Nina Dobrev’s approach to fitness is both hardcore and sports-inspired.
So says Emily Samuel, Dobrev’s trainer at NYC-based celeb-favorite gym Dogpound. “What I really like about Nina is that she is super badass and she loves athletic training,” Samuel tells SELF. “I give her very athletic workouts that I would give an actual [pro] athlete.”
Exhibit A: an Instagram video posted yesterday on Dogpound's account shows the actor performing an all-out sprint on a treadmill while Samuel pulls her backwards with a resistance band. (Note: Dobrev is using a treadmill on which there's an option to control the belt manually, often called "dynamic mode." This move should not be done with an automatic motorized treadmill belt.)
You can check out the video, via @dogpound, here:
This banded sprint helps train explosive speed and power, while also strengthening several major muscles in your lower half.
The move improves explosiveness, acceleration, and maximum velocity, says Samuel, and much of the benefit comes from the resistance band component.
“Resistance bands are absolutely incredible,” says Samuel. “They help you get faster and be more explosive.” The role of the resistance band in this particular exercise is to “make the sprinting much more difficult and force the body to recruit muscle fibers more quickly,” says Samuel.
In other words, the banded movement teaches you how to “go from 0 to 100 super quickly,” Stephanie Mansour, Chicago-based certified personal trainer, tells SELF. This on-the-spot speed is helpful in sports like track, soccer, basketball, and football, where athletes need to engage their muscles “on demand” to perform full-out sprints. “It’s teaching yourself how to explode with a lot of power,” Mansour adds, and can improve your reaction time. This explosiveness can also translate to faster times in short-distance races and/or stronger finishing power at the end of any distance race.
There are also great strengthening benefits from this banded sprint. Running, in general, is great for strengthening the muscles in your lower half, and adding extra resistance in the form of the looped band increases these benefits. The move primarily works the quads and hips, says Mansour, and secondarily, the calves and core.
As you can probably imagine, this intense move is very challenging and comes with several important safety precautions.
The difficulty and nuance of this move mean it’s not a great bet for the beginner exerciser. “I would not give that to someone that doesn’t train three or four times a week,” says Samuel. “It’s a very advanced move.”
Also, for safety’s sake, this should “definitely be a supervised activity,” says Mansour—preferably with a certified trainer. The sprinting should only be done on a non-motorized treadmill, like Dobrev demos, or on the ground, says Samuel. It wouldn't work on a motorized treadmill where the belt is forcing you to go a certain speed.
Here are several ways you can attempt the move yourself—plus two regressions for beginners.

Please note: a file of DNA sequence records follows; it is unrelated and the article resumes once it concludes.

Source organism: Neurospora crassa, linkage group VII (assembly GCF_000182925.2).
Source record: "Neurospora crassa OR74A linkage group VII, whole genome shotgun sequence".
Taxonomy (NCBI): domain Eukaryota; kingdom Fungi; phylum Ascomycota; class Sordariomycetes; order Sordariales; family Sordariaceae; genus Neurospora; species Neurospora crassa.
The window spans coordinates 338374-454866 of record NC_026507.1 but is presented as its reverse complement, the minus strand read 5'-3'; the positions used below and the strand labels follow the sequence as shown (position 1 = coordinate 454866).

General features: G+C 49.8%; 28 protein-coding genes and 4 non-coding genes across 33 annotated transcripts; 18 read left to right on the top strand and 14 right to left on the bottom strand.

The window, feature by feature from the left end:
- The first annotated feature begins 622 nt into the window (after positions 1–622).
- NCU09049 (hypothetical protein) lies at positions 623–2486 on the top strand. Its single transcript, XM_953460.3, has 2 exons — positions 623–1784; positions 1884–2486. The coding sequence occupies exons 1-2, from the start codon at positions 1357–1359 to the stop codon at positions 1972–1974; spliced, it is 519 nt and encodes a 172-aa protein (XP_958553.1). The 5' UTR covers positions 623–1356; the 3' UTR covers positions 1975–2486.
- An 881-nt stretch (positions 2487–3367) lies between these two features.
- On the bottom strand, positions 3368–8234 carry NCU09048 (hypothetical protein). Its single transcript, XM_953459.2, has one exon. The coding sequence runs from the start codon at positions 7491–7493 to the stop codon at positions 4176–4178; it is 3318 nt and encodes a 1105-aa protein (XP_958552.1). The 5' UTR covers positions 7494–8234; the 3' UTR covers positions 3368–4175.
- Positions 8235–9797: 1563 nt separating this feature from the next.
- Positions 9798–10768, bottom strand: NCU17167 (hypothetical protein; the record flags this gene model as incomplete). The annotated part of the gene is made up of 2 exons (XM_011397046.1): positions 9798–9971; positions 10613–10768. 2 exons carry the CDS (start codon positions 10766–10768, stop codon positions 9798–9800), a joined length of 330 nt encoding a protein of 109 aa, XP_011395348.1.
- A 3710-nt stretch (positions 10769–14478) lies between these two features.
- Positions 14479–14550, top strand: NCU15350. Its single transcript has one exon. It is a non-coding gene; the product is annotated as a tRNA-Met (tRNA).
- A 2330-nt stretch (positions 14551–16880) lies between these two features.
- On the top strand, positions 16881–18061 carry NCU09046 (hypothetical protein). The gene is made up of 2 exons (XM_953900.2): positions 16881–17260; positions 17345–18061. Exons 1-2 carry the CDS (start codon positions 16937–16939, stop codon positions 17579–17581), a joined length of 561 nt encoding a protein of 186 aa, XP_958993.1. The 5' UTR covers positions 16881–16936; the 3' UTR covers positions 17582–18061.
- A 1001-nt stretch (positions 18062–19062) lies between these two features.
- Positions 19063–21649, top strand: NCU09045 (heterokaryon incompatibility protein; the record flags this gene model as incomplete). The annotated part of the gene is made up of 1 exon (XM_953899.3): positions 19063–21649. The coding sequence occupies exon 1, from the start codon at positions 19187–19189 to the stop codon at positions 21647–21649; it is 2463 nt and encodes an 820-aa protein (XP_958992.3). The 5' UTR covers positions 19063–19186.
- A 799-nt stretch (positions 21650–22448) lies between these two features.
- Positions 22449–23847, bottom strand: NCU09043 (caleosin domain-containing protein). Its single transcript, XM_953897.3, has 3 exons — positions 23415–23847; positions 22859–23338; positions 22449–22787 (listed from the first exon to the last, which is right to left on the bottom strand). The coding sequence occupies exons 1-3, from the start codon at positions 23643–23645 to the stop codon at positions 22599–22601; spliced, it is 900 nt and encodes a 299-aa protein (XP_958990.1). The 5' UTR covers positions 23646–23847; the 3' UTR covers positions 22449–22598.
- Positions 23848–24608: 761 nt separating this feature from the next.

Start by picking a long resistance band that’s on the lighter side. Using a band that’s too heavy will “totally disrupt your form,” says Samuel, so start light at first. Once you have an appropriately sized resistance band, grab a partner and follow the steps below.
- Standing atop a non-motorized treadmill, or on the ground, loop the resistance band around your hip bones as your partner firmly holds the ends of the band.
- Lean your torso slightly forward and feel a slight tension on the band. Keep your chest lifted and back flat.
- Keeping a strong core and elongated spine, start sprinting as fast as you can, giving your maximum effort. If you’re on the treadmill, sprint for 15 to 20 seconds as your partner stands in a fixed position behind you and holds the resistance band at tension. If you’re on the ground, sprint as your partner walks behind you, keeping enough distance to maintain tension in the band.
- Once you’ve completed your sprint, perform a set of other exercises, like squats or lunges, for active recovery, recommends Samuel.
- Once recovered, perform up to four additional all-out sprints—and no more than that, suggests Samuel—with active recovery in between each sprint. Because this particular move is so demanding, “you want to keep the volume low,” she explains.
As you sprint, keep standard running cues in mind, says Mansour, like relaxed shoulders and regular breathing. “You never want to hold your breath while doing this type of sprinting,” says Mansour. Your lean forward should be no more than 45 degrees, she adds.
If you’re not quite ready for Dobrev’s version, you can regress the move by affixing the band to a stable object (like a pole or heavy piece of furniture) and then leaning slightly forward to complete short, fast bursts of high knees, suggests Samuel. Keep a "super tight core" as you do this, she says.
You could also simply try walking on the treadmill while someone holds the resistance band behind you, says Mansour. It won’t train your explosiveness and power, she explains, but it will still provide the lower-body strengthening benefits mentioned above.